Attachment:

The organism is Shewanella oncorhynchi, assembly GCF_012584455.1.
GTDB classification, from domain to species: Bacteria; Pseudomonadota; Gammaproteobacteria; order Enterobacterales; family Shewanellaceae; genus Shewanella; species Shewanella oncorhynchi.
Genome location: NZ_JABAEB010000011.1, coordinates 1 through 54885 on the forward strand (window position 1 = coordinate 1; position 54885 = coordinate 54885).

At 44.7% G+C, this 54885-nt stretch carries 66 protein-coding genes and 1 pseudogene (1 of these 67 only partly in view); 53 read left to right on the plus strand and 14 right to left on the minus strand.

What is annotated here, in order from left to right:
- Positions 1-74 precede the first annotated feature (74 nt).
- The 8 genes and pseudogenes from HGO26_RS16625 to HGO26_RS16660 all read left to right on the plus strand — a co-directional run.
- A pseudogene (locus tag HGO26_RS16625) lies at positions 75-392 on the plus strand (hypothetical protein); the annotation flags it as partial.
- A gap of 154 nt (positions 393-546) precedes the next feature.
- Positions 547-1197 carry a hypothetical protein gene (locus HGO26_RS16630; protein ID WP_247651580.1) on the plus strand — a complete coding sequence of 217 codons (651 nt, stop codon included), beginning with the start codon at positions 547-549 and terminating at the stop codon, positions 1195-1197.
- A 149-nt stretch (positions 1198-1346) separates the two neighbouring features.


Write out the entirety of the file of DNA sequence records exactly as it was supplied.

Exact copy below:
The organism is Shewanella oncorhynchi, assembly GCF_012584455.1.
GTDB classification, from domain to species: Bacteria; Pseudomonadota; Gammaproteobacteria; order Enterobacterales; family Shewanellaceae; genus Shewanella; species Shewanella oncorhynchi.
Genome location: NZ_JABAEB010000011.1, coordinates 1 through 54885 on the forward strand (window position 1 = coordinate 1; position 54885 = coordinate 54885).

At 44.7% G+C, this 54885-nt stretch carries 66 protein-coding genes and 1 pseudogene (1 of these 67 only partly in view); 53 read left to right on the plus strand and 14 right to left on the minus strand.

What is annotated here, in order from left to right:
- Positions 1-74 precede the first annotated feature (74 nt).
- The 8 genes and pseudogenes from HGO26_RS16625 to HGO26_RS16660 all read left to right on the plus strand — a co-directional run.
- A pseudogene (locus tag HGO26_RS16625) lies at positions 75-392 on the plus strand (hypothetical protein); the annotation flags it as partial.
- A gap of 154 nt (positions 393-546) precedes the next feature.
- Positions 547-1197 carry a hypothetical protein gene (locus HGO26_RS16630; protein ID WP_247651580.1) on the plus strand — a complete coding sequence of 217 codons (651 nt, stop codon included), beginning with the start codon at positions 547-549 and terminating at the stop codon, positions 1195-1197.
- A 149-nt stretch (positions 1198-1346) separates the two neighbouring features.